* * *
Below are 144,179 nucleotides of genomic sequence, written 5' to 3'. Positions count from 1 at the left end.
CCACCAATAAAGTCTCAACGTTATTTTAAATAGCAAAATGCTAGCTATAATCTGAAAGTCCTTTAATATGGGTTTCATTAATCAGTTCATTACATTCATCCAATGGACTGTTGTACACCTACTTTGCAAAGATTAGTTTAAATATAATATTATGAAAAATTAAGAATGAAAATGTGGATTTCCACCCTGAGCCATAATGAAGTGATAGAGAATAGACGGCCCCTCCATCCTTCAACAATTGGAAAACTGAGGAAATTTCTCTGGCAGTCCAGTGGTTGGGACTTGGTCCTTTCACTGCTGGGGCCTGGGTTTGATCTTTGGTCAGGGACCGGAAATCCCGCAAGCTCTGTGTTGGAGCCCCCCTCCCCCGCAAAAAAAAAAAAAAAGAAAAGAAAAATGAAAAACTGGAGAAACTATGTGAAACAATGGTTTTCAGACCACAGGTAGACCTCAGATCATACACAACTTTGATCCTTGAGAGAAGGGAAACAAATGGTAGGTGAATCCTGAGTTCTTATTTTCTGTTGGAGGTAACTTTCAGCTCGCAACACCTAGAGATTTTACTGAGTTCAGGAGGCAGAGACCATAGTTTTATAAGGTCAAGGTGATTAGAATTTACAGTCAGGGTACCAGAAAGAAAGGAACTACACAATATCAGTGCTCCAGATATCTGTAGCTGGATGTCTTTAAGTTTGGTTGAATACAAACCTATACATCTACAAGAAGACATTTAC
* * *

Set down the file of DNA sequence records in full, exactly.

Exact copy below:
Below are 144,179 nucleotides of genomic sequence, written 5' to 3'. Positions count from 1 at the left end.
CCACCAATAAAGTCTCAACGTTATTTTAAATAGCAAAATGCTAGCTATAATCTGAAAGTCCTTTAATATGGGTTTCATTAATCAGTTCATTACATTCATCCAATGGACTGTTGTACACCTACTTTGCAAAGATTAGTTTAAATATAATATTATGAAAAATTAAGAATGAAAATGTGGATTTCCACCCTGAGCCATAATGAAGTGATAGAGAATAGACGGCCCCTCCATCCTTCAACAATTGGAAAACTGAGGAAATTTCTCTGGCAGTCCAGTGGTTGGGACTTGGTCCTTTCACTGCTGGGGCCTGGGTTTGATCTTTGGTCAGGGACCGGAAATCCCGCAAGCTCTGTGTTGGAGCCCCCCTCCCCCGCAAAAAAAAAAAAAAAGAAAAGAAAAATGAAAAACTGGAGAAACTATGTGAAACAATGGTTTTCAGACCACAGGTAGACCTCAGATCATACACAACTTTGATCCTTGAGAGAAGGGAAACAAATGGTAGGTGAATCCTGAGTTCTTATTTTCTGTTGGAGGTAACTTTCAGCTCGCAACACCTAGAGATTTTACTGAGTTCAGGAGGCAGAGACCATAGTTTTATAAGGTCAAGGTGATTAGAATTTACAGTCAGGGTACCAGAAAGAAAGGAACTACACAATATCAGTGCTCCAGATATCTGTAGCTGGATGTCTTTAAGTTTGGTTGAATACAAACCTATACATCTACAAGAAGACATTTAC